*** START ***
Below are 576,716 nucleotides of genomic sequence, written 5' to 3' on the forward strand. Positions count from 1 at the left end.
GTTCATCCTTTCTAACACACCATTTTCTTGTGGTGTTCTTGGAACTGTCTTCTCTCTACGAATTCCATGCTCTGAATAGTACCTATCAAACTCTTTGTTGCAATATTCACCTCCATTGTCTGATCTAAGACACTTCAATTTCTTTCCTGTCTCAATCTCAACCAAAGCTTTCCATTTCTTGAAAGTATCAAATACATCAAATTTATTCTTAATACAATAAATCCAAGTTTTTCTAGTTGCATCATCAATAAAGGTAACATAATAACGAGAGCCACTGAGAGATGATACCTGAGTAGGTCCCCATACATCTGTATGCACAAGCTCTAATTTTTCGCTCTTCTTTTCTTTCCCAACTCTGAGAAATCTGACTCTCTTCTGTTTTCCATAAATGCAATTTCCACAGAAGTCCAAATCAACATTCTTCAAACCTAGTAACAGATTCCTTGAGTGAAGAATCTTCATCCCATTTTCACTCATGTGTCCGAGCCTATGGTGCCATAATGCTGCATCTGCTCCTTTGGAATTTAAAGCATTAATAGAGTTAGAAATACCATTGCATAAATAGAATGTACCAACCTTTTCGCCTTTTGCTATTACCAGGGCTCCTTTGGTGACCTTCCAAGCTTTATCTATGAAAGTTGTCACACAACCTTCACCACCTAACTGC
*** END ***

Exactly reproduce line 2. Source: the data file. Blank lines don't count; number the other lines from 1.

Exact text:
GTTCATCCTTTCTAACACACCATTTTCTTGTGGTGTTCTTGGAACTGTCTTCTCTCTACGAATTCCATGCTCTGAATAGTACCTATCAAACTCTTTGTTGCAATATTCACCTCCATTGTCTGATCTAAGACACTTCAATTTCTTTCCTGTCTCAATCTCAACCAAAGCTTTCCATTTCTTGAAAGTATCAAATACATCAAATTTATTCTTAATACAATAAATCCAAGTTTTTCTAGTTGCATCATCAATAAAGGTAACATAATAACGAGAGCCACTGAGAGATGATACCTGAGTAGGTCCCCATACATCTGTATGCACAAGCTCTAATTTTTCGCTCTTCTTTTCTTTCCCAACTCTGAGAAATCTGACTCTCTTCTGTTTTCCATAAATGCAATTTCCACAGAAGTCCAAATCAACATTCTTCAAACCTAGTAACAGATTCCTTGAGTGAAGAATCTTCATCCCATTTTCACTCATGTGTCCGAGCCTATGGTGCCATAATGCTGCATCTGCTCCTTTGGAATTTAAAGCATTAATAGAGTTAGAAATACCATTGCATAAATAGAATGTACCAACCTTTTCGCCTTTTGCTATTACCAGGGCTCCTTTGGTGACCTTCCAAGCTTTATCTATGAAAGTTGTCACACAACCTTCACCACCTAACTGC